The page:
Church run by TB Joshua negligent over deadly building collapse

A Nigerian coroner on Wednesday said a megachurch run by one of Africa’s best known preachers, TB Joshua, should be prosecuted over a building collapse last year which killed 115 people, most of them South Africans.

The coroner, Oyetade Komolafe, blamed poor construction work for the collapse of a Lagos church guesthouse on Sept. 12, 2014 and said weak foundations led to the disaster.

“Synagogue Church of All Nations should be investigated and prosecuted by the relevant authorities over the (construction) job for not processing the necessary building permit,” Komolafe said in his ruling.

Officials at Joshua’s church could not immediately be reached for comment on the coroner’s finding.

South Africa earlier accused Nigeria of not doing enough to investigate the disaster and said Nigerian authorities did not react quickly enough to rescue those trapped under the rubble.

Joshua’s evangelical Christian megachurch has drawn tens of thousands of followers from across Africa over the last few years amid claims that he has the ability to cure normally incurable ailments.

The regular influx of visitors from abroad for TB Joshua’s services, which can run for up to a week, creates demand for accommodation.

“The church was culpable because of criminal negligence resulting in the death of the victims.” The coroner’s inquest was called to determine the circumstances of the collapse of the guesthouse for foreign followers of Joshua’s Synagogue Church of All Nations (SCOAN) on September 12 last year.

Eighty-one of the dead were South African visitors to the Lagos church run by the self-styled faith healer, who is known to his followers as “The Prophet” and “The Man of God“.

He claimed in the immediate aftermath that aerial sabotage from a mysterious “hovering” aircraft seen over the guesthouse or an explosion may have caused the collapse.

But a string of expert witnesses ruled out the theory. The hearing was told the guesthouse did not have planning permission and that extra floors were being added to the building at the time.

Engineers for the church maintained the building’s foundations were sound but the Council for the Regulation of Engineering in Nigeria said it could not support the addition of more floors.  Komolafe dismissed Joshua’s claims in his ruling, which recorded that the victims likely died from multiple injuries, including fractured skulls, caused by the collapse. 

“The collapse was as a result of structural failures,” he said, calling for the prosecution of the two engineers used by the church.

South Africa said it “notes and welcomes” the end of the inquest.

“Government hopes that the conclusion of the inquest will assist the families who lost their loved ones in the tragedy to find closure,” said acting Cabinet spokeswoman Phumla Williams.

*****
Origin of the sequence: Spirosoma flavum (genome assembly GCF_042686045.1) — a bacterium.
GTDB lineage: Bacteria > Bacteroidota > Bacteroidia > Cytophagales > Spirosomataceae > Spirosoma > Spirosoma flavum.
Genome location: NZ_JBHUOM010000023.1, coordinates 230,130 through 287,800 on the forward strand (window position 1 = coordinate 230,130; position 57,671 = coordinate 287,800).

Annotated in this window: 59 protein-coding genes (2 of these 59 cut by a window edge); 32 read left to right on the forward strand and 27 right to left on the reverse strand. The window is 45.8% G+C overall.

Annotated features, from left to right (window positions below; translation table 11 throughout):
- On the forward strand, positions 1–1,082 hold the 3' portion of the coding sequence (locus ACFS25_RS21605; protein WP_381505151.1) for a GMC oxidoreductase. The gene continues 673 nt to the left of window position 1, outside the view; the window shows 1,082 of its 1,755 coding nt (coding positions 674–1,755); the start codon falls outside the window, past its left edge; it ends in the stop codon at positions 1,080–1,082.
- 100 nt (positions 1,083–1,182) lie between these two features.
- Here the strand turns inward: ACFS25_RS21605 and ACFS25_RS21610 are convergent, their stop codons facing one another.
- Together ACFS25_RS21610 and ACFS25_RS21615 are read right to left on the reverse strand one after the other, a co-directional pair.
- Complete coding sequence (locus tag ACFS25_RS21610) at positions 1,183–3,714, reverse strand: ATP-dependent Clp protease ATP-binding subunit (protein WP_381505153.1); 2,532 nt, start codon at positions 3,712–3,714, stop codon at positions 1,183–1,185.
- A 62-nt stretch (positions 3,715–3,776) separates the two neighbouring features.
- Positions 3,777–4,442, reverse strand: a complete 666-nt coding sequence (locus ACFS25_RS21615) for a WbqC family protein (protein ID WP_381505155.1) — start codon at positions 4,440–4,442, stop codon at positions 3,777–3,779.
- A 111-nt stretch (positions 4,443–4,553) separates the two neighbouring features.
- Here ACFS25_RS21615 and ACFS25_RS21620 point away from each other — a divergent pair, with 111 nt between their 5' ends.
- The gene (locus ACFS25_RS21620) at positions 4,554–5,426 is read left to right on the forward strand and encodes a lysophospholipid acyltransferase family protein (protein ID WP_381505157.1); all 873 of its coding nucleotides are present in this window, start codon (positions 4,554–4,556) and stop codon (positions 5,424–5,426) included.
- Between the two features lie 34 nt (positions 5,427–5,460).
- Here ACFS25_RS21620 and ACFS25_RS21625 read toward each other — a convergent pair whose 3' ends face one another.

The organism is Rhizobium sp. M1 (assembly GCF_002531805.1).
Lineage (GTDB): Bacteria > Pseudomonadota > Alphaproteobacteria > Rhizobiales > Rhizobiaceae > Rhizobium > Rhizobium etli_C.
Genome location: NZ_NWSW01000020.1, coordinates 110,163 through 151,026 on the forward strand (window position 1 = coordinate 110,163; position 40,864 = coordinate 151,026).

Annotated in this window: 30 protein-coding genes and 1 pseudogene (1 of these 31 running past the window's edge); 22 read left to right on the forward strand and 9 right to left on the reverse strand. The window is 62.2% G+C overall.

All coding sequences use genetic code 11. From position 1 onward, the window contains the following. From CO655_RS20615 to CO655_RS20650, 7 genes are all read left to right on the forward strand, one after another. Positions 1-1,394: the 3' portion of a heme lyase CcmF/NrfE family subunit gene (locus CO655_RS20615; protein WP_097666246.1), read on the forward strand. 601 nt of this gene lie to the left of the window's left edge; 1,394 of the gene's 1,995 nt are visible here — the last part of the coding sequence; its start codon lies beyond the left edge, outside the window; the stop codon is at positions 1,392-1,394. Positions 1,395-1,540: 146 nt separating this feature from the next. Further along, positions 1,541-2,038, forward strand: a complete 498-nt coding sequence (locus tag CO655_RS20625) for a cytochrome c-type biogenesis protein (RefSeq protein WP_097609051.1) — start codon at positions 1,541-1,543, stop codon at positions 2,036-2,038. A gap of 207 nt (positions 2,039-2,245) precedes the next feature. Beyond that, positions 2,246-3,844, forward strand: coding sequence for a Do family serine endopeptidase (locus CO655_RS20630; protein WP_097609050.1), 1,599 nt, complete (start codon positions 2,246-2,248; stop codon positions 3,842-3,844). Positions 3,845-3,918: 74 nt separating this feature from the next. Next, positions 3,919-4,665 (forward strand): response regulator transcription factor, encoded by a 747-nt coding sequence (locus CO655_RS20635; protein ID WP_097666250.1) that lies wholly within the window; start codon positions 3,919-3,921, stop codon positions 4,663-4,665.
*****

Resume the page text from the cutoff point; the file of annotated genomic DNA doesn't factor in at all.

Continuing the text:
Supporters of Joshua, who have alleged a conspiracy against the SCOAN leader, gathered outside the court in Nigeria’s second city for the ruling but there was again no sign of the preacher and televangelist.

Komolafe noted that of the 32 witnesses called, Joshua, who counts powerful politicians across Africa among his flock, was the only one not to turn up.

“Among the individuals and organisations summoned, only Prophet TB Joshua refused to testify,” he told the court.

“He went to court, challenged the jurisdiction of the coroner to summon him and the high court ruled he should come. But he still went ahead to the appeal court to challenge the ruling.” Lagos State government lawyer Akingbolahan Adeniran described the ruling as “fantastic“.

“The court has given its verdict, which confirms our position in Lagos state that people’s lives are more important,” he told reporters.

“Some individuals and organisations have been indicted and even recommended for trial. The state will look into this and see those to be prosecuted.” The tragedy was not an isolated incident in Lagos, where buildings have collapsed due to sub-standard or adulterated materials, shoddy construction or poor maintenance.

Komolafe urged the relevant authorities to carry out viability tests on other buildings at the SCOAN to ensure they were structurally sound after hearing they were poorly constructed.

Building permission must be obtained for any construction in the state and qualified professionals used, he recommended.

But Olalekan Ojo, a lawyer for Joshua and the church, said it was “unfortunate” the coroner ignored submissions that “having building approval is not (a) panacea for building collapse“.

“The court also ruled that there was no nexus between the hovering aircraft and the collapsed structure. By so doing the court has ignored the testimony of the police,” he added.  “We, as the legal team, will sit and if there is any need to take further steps to have the verdict reviewed we will do so.”

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